Driving down Sydney Road after a play at Leo's last weekend Otto and Hazel asked me to tell them once again the story of how we came to meet Leo and his family, the one recounted here. We started at the beginning. They love to tell it, hear it and add to it. We think of it as the story of us.
Photo of my feet and Emma's shoes by Emma Byrnes. She belongs in this story too. It was her daughter's birthday that we were attending that fateful day in the Ed Gardens.
Wednesday, April 22, 2015
Noah Baumbach's new feature, When We're Young, opens with a quote from one of Norwegian playwright Henrik Ibsen's plays from turn of the century – that would be the 20th century. It carries the age-old sentiment of a middle aged generation not understanding the one that follows it. In it the sceptic is urged to "Open the door" on the young. I was left wondering about this piece of advice after leaving the cinema. Was it a really such a good idea? Judging by the film – a wry intergenerational satire – I wasn't so sure. It starts out promisingly. Josh, a documentary filmmaker is approached by the twenty-something Jamie (Girls' Adam Driver) after delivering a lecture on documentary film and quickly initiates a friendship based on his admiration for Josh's rarely screened documentary. Jamie introduces Josh to his wife, the ravishing Amanda Seyfried, and along with Josh's wife, Cornelia (Naomi Watts) they become inseparable. Baumbach captures the romance of new friendships as the pairs borrow mannerisms, style tips and ideas from one another. There's no doubt Josh and Cornelia are enlivened by the relationship. It comes at a critical juncture; Cornelia is making peace with being childless as their best friend's adjust to life with a newborn. Josh is at a creative impasse after a decade working on his documentary about war and the American "system". His rough cut sits at six hours. He's not sure he can cut anything out. But what do newlyweds Jamie and Darcy get from the arrangement? While the older couple envy the young pairs energy and openness, Jamie most certainly covets Josh's ready-made life that includes a well connected film producer wife. I don't think its any kind of spoiler to say it ends in tears. Adam Driver is a terrific foil for Ben Stiller, the difference in height, already comedic. Driver brings a physical expansiveness to the role that sits well beside Stiller's contained presence. The film belongs to them. It's not simply a matter of performance. Baumbach fleshes these characters out. The climax – played out at a swanky award ceremony overlooking Manhattan – is between these two and about the nature of documentary. When it comes down to it Josh and Jamie are fundamentally different. Baumbach you feel sides with the principled Josh while making it clear that success comes to the Jamie's of this world. When We're Young finishes on a cute upbeat note. I was thankful for it but it was not enough to offset the swirl of conflicted emotions inside of me or the sense that middle age is a shit sandwich and, all things considered, I would still prefer to be young and feckless than old and weary.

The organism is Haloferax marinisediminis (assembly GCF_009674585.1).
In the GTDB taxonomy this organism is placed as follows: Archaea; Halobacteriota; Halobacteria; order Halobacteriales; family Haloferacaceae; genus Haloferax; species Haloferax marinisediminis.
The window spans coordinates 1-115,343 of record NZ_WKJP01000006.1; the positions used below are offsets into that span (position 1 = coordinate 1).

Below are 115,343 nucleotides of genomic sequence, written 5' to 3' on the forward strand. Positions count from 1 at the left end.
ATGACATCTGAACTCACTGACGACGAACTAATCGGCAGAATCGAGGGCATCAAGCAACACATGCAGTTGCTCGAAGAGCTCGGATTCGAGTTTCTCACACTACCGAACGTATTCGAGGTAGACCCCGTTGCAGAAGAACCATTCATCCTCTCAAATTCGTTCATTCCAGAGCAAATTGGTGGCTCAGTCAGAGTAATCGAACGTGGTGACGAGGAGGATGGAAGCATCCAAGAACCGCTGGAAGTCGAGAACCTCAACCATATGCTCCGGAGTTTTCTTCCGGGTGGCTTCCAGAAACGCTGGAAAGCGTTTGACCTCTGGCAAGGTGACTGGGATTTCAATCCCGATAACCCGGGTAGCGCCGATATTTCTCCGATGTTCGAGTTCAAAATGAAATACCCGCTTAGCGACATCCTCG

Monday, April 6, 2015
There's no contemporary Australian artist I admire more than Brent Harris. Is there another artist as inventive, courageous, surprising and plain well skilled? Can't think of one. Sometimes when someone has had such a consistent, prolific practice – and Harris has exhibited prodigiously for 30 years – it's difficult to know where to begin? As an artist who has worked across printmaking and painting there's a lot to account for. I'm not going to attempt it here (though keep an eye out for a forthcoming article by M Zagala – she's putting some ideas together on Harris' printmaking in long form). If Harris' current exhibition is anything to go by he is in the rare situation of being both a critical and commercial success.
Dreamer is a beautiful exhibition. I liked the hang that positioned Harris' small canvases close to Tolarno's gallery entry. They have a vignette-like quality, a shifting plane of figurative and abstract elements that recall the figure groupings of religious Italian Renaissance paintings by way of Turner. Harris' brush work is a riveting combination of flat scrubbed back surfaces overlaid with buttery paint strokes. But Harris' real gift to the viewer is the way in which he brings the process to the fore. There is a sense of chance, discovery and serendipity articulated in the compositions that might appear tentative but actually reflect Harris' enormous experience.
In the larger canvases whimsical faces emerge, some tiny little proto-beings, not more than graphic linear gestures animated by cartoon-like eyes. I was intrigued by the different propositions contained in single works – late 19th century landscape traditions, psychedelic colours, and the human form. In all the paintings it's the human figure – searching, fugitive – that lend these abstracted landscapes a slightly unsettling quality. In them the spectre of the unconscious hovers like an inky presence drawing together the complex spheres of the social, sexual and religious.
12 February - 4 April 2015
Images courtesy of Tolarno Galleries